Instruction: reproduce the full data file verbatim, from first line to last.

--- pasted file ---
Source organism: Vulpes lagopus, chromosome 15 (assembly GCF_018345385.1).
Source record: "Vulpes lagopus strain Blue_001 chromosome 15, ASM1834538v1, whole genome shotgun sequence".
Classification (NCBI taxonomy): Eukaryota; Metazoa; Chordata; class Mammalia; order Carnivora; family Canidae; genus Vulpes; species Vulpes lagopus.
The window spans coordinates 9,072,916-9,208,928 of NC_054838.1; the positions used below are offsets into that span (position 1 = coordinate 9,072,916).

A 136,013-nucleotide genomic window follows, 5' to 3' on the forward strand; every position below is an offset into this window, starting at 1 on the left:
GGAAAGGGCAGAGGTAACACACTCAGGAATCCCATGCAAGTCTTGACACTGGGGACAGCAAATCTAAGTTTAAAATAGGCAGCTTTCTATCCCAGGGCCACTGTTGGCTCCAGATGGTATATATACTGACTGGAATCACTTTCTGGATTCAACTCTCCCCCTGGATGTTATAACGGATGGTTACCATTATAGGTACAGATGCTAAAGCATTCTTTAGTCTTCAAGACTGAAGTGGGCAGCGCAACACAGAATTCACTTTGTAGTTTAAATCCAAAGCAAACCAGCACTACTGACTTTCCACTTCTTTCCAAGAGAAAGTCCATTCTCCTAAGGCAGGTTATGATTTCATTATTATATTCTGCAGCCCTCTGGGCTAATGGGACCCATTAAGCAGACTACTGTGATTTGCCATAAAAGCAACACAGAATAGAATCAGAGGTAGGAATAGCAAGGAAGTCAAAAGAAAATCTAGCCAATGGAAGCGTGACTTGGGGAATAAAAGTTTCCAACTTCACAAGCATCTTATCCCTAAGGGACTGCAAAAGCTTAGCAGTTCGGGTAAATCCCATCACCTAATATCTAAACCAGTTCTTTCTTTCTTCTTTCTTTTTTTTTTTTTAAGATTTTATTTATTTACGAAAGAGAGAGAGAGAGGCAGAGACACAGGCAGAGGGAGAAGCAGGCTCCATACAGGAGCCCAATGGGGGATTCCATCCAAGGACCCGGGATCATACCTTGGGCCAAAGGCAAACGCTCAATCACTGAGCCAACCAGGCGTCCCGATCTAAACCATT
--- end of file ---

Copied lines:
Source organism: Vulpes lagopus, chromosome 15 (assembly GCF_018345385.1).
Source record: "Vulpes lagopus strain Blue_001 chromosome 15, ASM1834538v1, whole genome shotgun sequence".
Classification (NCBI taxonomy): Eukaryota; Metazoa; Chordata; class Mammalia; order Carnivora; family Canidae; genus Vulpes; species Vulpes lagopus.
The window spans coordinates 9,072,916-9,208,928 of NC_054838.1; the positions used below are offsets into that span (position 1 = coordinate 9,072,916).

A 136,013-nucleotide genomic window follows, 5' to 3' on the forward strand; every position below is an offset into this window, starting at 1 on the left:
GGAAAGGGCAGAGGTAACACACTCAGGAATCCCATGCAAGTCTTGACACTGGGGACAGCAAATCTAAGTTTAAAATAGGCAGCTTTCTATCCCAGGGCCACTGTTGGCTCCAGATGGTATATATACTGACTGGAATCACTTTCTGGATTCAACTCTCCCCCTGGATGTTATAACGGATGGTTACCATTATAGGTACAGATGCTAAAGCATTCTTTAGTCTTCAAGACTGAAGTGGGCAGCGCAACACAGAATTCACTTTGTAGTTTAAATCCAAAGCAAACCAGCACTACTGACTTTCCACTTCTTTCCAAGAGAAAGTCCATTCTCCTAAGGCAGGTTATGATTTCATTATTATATTCTGCAGCCCTCTGGGCTAATGGGACCCATTAAGCAGACTACTGTGATTTGCCATAAAAGCAACACAGAATAGAATCAGAGGTAGGAATAGCAAGGAAGTCAAAAGAAAATCTAGCCAATGGAAGCGTGACTTGGGGAATAAAAGTTTCCAACTTCACAAGCATCTTATCCCTAAGGGACTGCAAAAGCTTAGCAGTTCGGGTAAATCCCATCACCTAATATCTAAACCAGTTCTTTCTTTCTTCTTTCTTTTTTTTTTTTTAAGATTTTATTTATTTACGAAAGAGAGAGAGAGAGGCAGAGACACAGGCAGAGGGAGAAGCAGGCTCCATACAGGAGCCCAATGGGGGATTCCATCCAAGGACCCGGGATCATACCTTGGGCCAAAGGCAAACGCTCAATCACTGAGCCAACCAGGCGTCCCGATCTAAACCATT